Nov 7, 2018

Mums protect your pelvic floor

When we run, our feet make contact with the ground and the impact is partly absorbed by the pelvic floor.  Over time, this can stretch and weaken the pelvic floor muscles and the ligaments that support the pelvic organs.  These connective tissues are already vulnerable after birth due to the hormonal changes of pregnancy so anything we can do to lessen the impact on the pelvic floor is a bonus! Here are some top tips:

pelvic floor advice St Judes Clinic

Read more below;

·      In an ideal world, all mums would have access to a specialist Women's Health Physiotherapist to assess their pelvic floor. If this is not possible on the NHS, consider booking a One Stop Mum Check at St Judes Clinic to assess your pelvic floor before starting/restarting running.

·      Running causes your pelvic organs to move about inside you, so aim to empty your bowel and bladder prior to running to lessen the pressure and load inside.

·      It might seem obvious, but good running shoes will absorb some of the impact – so get yourself some suitable footwear.

·      Try to avoid downhill runs and stick to flat terrain as downhill running increases the impact of your body weight on the pelvic floor.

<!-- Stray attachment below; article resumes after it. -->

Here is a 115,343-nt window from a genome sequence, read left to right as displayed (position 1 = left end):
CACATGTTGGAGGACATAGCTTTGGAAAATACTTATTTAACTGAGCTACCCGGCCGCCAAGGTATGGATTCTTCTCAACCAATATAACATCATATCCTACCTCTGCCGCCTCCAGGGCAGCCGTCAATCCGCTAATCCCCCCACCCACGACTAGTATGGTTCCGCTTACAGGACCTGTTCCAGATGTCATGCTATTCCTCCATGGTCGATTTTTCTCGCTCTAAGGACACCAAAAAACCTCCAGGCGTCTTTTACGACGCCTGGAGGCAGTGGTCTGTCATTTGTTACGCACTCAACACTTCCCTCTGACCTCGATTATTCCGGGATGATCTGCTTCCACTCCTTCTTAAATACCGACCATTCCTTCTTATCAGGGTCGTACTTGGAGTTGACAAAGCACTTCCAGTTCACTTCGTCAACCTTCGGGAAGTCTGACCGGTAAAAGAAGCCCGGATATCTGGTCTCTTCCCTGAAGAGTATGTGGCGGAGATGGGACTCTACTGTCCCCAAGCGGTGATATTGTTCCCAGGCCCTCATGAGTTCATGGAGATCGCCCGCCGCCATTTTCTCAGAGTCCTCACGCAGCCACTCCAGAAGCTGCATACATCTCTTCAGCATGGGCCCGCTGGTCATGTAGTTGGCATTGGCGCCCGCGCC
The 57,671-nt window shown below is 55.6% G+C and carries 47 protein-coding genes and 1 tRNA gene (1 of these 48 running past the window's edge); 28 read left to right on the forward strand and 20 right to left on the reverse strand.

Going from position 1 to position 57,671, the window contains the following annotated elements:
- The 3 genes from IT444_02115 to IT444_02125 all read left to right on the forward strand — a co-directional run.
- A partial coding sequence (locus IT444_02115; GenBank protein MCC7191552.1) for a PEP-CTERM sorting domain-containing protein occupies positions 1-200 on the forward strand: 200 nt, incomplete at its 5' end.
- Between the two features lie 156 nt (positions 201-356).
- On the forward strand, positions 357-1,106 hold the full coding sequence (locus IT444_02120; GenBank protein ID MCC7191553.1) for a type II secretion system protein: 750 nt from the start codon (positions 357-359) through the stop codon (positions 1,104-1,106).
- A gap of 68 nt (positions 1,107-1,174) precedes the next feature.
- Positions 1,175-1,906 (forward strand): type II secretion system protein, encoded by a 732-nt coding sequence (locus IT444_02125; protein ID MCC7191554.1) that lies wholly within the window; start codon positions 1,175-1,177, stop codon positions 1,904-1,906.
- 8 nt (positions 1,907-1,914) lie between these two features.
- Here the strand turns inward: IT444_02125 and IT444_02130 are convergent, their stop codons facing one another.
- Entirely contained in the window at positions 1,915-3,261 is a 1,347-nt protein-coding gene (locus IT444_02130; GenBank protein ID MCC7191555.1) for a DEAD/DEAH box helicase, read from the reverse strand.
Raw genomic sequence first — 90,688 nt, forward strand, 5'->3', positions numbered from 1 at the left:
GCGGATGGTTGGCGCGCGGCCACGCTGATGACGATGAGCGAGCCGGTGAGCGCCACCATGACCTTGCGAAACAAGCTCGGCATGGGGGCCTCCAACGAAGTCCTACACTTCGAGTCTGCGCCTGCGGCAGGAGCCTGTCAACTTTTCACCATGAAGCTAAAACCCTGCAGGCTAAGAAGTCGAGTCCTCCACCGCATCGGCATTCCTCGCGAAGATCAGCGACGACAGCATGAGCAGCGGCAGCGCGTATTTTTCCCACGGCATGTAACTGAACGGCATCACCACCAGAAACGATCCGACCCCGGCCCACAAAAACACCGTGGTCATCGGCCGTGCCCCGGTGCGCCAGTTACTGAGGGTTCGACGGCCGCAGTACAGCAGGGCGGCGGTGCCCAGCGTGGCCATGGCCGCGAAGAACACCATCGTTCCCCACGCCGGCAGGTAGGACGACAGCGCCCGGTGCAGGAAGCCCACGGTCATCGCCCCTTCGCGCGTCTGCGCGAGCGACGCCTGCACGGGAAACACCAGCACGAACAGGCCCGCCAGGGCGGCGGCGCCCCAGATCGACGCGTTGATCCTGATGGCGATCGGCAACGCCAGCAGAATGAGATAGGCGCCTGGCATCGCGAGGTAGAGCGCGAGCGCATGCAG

·      Reduce distances. When you run further, the repeated impact will gradually cause fatigue, strain and then failure of the pelvic floor which may lead to leaking and over time, put you at risk of pelvic organ prolapse.  Try to mix distance runs with more frequent but shorter runs, instead of repeated long-distance road runs.

·      Think about your running style. High speed running and a long stride length increases impact on the pelvic floor.

·      Aim to run on softer surfaces where possible, for example; gravel, grass or sand. Repeated running on hard road surfaces or treadmills places greater strain on the pelvic floor.

·      Manage your body weight.  People who are overweight will be placing more load on their soft tissues, joints, connective tissue and pelvic floor muscles while running.  You may want to limit running and use other types of training to aid weight loss, for example; low impact HIIT workouts, swimming or cycling.

·      Invest in some support garments.  If you experienced prolapse following your delivery (nearly half of us do, some do not have any symptoms from this) or abdominal separation, a pair of EVB shorts or capri pants from somewhere like will nicely reduce movement and provide some support for your tummy and pelvic floor. These running shorts are a medical garment rather than 'sportswear', designed by engineers, with reinforced stitching to help keep everything nicely in place. 

·      Invest some time and energy in strength and conditioning exercises alongside running to work your 'outside' muscles.  Your bottom (gluteal) muscles and your calves (yes really!) too, play a huge role in absorbing running impact - if they are strong and working well, it will lessen the strain on your pelvic floor.  Runners often just want to run, which puts them at risk of developing aches and pains.  Strong gluteal and defined calf muscles can help avoid this more than you think!

To book a One Stop Mum Check, give us a call on 01525 377751, or for further information go to:

Tips supplied by Jo Dyson, Women's Health Physiotherapist at St Judes Clinic 2018.